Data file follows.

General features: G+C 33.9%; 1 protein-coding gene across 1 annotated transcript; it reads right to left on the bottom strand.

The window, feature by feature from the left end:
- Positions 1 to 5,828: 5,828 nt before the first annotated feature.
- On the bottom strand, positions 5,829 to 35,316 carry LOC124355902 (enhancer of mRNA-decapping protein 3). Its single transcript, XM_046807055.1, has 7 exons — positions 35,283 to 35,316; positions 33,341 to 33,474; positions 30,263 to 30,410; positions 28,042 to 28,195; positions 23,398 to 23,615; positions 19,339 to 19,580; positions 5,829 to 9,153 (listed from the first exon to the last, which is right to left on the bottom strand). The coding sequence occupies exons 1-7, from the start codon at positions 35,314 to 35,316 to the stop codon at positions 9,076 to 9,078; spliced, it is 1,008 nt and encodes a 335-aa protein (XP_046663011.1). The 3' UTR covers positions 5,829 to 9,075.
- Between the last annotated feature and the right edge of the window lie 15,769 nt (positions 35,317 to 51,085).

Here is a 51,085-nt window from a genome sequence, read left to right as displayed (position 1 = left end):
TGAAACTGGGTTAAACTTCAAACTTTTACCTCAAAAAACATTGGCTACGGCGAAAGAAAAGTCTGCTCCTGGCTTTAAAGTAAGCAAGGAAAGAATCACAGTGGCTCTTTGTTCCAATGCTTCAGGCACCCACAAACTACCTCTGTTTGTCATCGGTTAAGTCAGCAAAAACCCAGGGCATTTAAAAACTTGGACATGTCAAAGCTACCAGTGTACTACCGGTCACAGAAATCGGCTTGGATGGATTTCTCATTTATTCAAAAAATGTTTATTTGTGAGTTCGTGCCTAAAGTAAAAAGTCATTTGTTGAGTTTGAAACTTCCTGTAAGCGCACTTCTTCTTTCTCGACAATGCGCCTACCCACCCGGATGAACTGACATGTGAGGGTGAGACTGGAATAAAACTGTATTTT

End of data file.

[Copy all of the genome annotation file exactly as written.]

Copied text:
General features: G+C 33.9%; 1 protein-coding gene across 1 annotated transcript; it reads right to left on the bottom strand.

The window, feature by feature from the left end:
- Positions 1 to 5,828: 5,828 nt before the first annotated feature.
- On the bottom strand, positions 5,829 to 35,316 carry LOC124355902 (enhancer of mRNA-decapping protein 3). Its single transcript, XM_046807055.1, has 7 exons — positions 35,283 to 35,316; positions 33,341 to 33,474; positions 30,263 to 30,410; positions 28,042 to 28,195; positions 23,398 to 23,615; positions 19,339 to 19,580; positions 5,829 to 9,153 (listed from the first exon to the last, which is right to left on the bottom strand). The coding sequence occupies exons 1-7, from the start codon at positions 35,314 to 35,316 to the stop codon at positions 9,076 to 9,078; spliced, it is 1,008 nt and encodes a 335-aa protein (XP_046663011.1). The 3' UTR covers positions 5,829 to 9,075.
- Between the last annotated feature and the right edge of the window lie 15,769 nt (positions 35,317 to 51,085).

Here is a 51,085-nt window from a genome sequence, read left to right as displayed (position 1 = left end):
TGAAACTGGGTTAAACTTCAAACTTTTACCTCAAAAAACATTGGCTACGGCGAAAGAAAAGTCTGCTCCTGGCTTTAAAGTAAGCAAGGAAAGAATCACAGTGGCTCTTTGTTCCAATGCTTCAGGCACCCACAAACTACCTCTGTTTGTCATCGGTTAAGTCAGCAAAAACCCAGGGCATTTAAAAACTTGGACATGTCAAAGCTACCAGTGTACTACCGGTCACAGAAATCGGCTTGGATGGATTTCTCATTTATTCAAAAAATGTTTATTTGTGAGTTCGTGCCTAAAGTAAAAAGTCATTTGTTGAGTTTGAAACTTCCTGTAAGCGCACTTCTTCTTTCTCGACAATGCGCCTACCCACCCGGATGAACTGACATGTGAGGGTGAGACTGGAATAAAACTGTATTTT